We all know that kid who always has a million questions or the kid with plenty of big ideas or even the kid who struggles with words but can tell great stories in other ways. At DuPage Children’s Museum, not only are kids of differing abilities celebrated, but they become role models to inspire other kids to ask, think and be creative.
The newest STEAM exhibit at the museum, The Questioneers: Read. Question. Think. PLAY!, arose out of the staff’s love of the books by the Naperville author Andrea Beaty. The exhibit was intentionally created to celebrate diversity, bravery, creativity and resilience.
“DuPage Children’s Museum is a place where every child should feel welcome, where every child should be able to find something here that is of interest and that is exciting and lets them discover their own passions, the thing that they are good at right now today,” says Kimberly Stull, Chief of Building and Making at DuPage Children’s Museum. “This exhibit to me is the epitome of that: To be able to create a place where every child should be able to find something to do that they just love.”
Stull took time out to share a bit about what she loves in the new hands-on exhibit that goes way beyond teaching science, technology, engineering, art and math and how families can fuel their kids’ creativity and passions before, during and after exploring the exhibit. What kids discover they love might even surprise their parents, she says.
Life lessons and playfulness
When doubts crept in about whether the museum team could actually make the exhibit happen during a pandemic, they channeled a favorite can-do character — Rosie Revere, Engineer.
“We really thought Rosie was a great character. She personified the experience of the museum, tinkering, playing, taking recycling products and making something new,” Stull says. “Even more important was this idea of perseverance and failure and having that really important adult in your life that believes in what you are doing and supports your learning. That just felt like an amazing story.”
The result of the museum team’s own perseverance is really cool experiences for families, with relatable characters who experience joy, playfulness and even sadness, and really lets them play together.
For instance, inside the exhibit, kids get to engineer rockets and test them and even pilot Rosie’s life-size Cheese-Copter. They can build a bridge and recreate the famous pancake arch with Iggy Peck, Architect, and be empowered to lead a movement like Sofia Valdez (Future Prez), to make a difference in their community. Kids can explore their curiosity, pondering big questions from Ada Twist’s Thinking Chair and experimenting with an array of scientific objects on her interactive shelf.
Families might especially be drawn to the newest character, Aaron Slater, Illustrator. Aaron has dyslexia but is an amazing illustrator, a life-size example showing that every child has different abilities to celebrate. With him, “we see beauty in our differences rather than challenges.”
It’s the kind of exhibit that gives families all kinds of opportunities to explore different passions, she says. In it, parents can let their kids explore and see what they are passionate about, then they can take that passion home and support it.
“If we can inspire that, we’ve done part of our job. I hear all the time here, ‘I didn’t even know you could do that or I didn’t even know you were interested in that.’ It lets them be open enough to discover what their child is interested in,” she says.
More ways to enjoy the exhibit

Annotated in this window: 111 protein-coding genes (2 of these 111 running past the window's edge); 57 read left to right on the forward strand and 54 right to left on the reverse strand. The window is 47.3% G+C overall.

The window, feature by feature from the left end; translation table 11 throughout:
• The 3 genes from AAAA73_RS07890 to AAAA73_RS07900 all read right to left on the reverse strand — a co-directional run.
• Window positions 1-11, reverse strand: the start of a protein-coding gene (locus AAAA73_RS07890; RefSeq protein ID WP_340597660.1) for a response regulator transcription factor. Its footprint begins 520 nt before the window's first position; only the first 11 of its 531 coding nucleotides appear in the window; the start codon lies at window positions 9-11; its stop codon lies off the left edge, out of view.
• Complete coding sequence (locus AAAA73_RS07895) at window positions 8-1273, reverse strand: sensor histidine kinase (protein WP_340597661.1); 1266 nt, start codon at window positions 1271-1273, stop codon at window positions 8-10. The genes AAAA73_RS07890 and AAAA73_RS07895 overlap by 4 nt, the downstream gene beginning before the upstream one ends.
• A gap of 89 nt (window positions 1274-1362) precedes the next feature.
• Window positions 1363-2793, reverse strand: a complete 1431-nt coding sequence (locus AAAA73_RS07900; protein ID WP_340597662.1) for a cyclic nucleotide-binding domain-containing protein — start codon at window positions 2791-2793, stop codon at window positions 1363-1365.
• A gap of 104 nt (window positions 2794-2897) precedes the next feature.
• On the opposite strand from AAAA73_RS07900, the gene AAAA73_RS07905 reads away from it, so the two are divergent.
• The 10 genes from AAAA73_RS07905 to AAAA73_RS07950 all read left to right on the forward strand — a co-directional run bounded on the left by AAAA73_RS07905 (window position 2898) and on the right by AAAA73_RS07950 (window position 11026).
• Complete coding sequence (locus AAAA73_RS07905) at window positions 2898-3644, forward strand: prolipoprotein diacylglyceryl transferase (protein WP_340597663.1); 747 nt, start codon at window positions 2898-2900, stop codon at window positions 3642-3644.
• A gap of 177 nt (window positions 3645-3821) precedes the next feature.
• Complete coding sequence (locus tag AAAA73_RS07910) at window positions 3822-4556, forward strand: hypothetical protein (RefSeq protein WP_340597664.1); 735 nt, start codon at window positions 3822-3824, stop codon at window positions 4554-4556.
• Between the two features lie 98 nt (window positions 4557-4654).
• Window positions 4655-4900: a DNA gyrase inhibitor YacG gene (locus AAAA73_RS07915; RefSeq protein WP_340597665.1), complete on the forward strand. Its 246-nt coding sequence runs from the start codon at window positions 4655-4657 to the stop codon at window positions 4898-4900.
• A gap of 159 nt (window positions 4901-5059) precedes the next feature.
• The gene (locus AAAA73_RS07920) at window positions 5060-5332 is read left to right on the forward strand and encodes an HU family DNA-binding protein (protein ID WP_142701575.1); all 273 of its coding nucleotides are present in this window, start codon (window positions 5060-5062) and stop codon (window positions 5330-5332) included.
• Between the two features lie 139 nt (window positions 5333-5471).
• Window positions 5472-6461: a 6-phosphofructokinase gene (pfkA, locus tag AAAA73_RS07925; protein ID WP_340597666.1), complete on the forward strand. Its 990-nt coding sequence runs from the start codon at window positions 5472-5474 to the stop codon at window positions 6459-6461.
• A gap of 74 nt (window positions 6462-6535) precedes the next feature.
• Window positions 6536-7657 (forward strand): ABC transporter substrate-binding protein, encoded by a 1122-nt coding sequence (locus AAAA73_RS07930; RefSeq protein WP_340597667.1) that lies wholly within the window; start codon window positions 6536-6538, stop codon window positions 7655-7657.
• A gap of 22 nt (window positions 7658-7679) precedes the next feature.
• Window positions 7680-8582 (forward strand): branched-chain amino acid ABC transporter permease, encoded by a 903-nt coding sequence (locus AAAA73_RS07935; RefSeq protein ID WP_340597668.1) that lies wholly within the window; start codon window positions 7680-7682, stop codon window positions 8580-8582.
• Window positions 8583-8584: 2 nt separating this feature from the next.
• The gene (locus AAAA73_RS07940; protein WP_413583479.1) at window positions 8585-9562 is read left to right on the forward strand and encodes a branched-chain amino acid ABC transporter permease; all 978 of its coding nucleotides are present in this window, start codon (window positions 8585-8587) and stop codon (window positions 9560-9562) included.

Stull offers these tips to help get the most out of the exhibit:
1. Read at least one of the books in the Questioneers book series before visiting. Your kids will love the illustrations by David Roberts. Reading and literacy are so important to all learning, and reading together makes it even more meaningful, she says.
Stull says kids who know the books experience the exhibit with “wonderful amazement.” Kids who don’t know all of the books engage in the exhibit in different, but wonderful ways, she says.
The museum and exhibit are designed for all kids, but kids ages 4 to 9 will be really invested in the characters. The exhibit also includes a Young Questioneers area for infants and toddlers to explore math concepts while sorting whimsical items found in the storybooks.
2. It’s practically impossible to experience all of the museum in just one visit. Parents can give a gift of learning, fun and family time together this holiday that lasts all year with a year-long family play membership. Memberships include unlimited free admission and member-only events that more than pay for themselves in just a few visits.
“This exhibit offers so many opportunities to explore that every time they will experience something different,” Stull says. The same thing can be said for the entire museum, though. “Every time a child comes, they are going to learn more and experience more.”
3. Parents should come ready to explore, too. Stull encourages parents to be open to discovering new things, right alongside their kids. “Come and have some fun, encourage and hold up your kids, let them succeed and find those joys about your kids,” she says.
“We know that joyful early learning experiences set the stage for lifelong exploration of curiosity and passion. By providing extraordinary learning experiences where children can test, question and play to learn with adults who care for them, we nurture joyful discovery, which develops critical thinkers who value experimentation and innovation,” she says.
The Questioneers: Read. Question. Think. PLAY! exhibit was developed and created by the museum as a traveling exhibit. It will be in Naperville through next summer, then will tour the country to inspire even more kids.
“We want to change the world. That’s why we do what we do, we want to impact kids all over the world,” Stull says.
Learn more about DuPage Children’s Museum at dupagechildrens.org.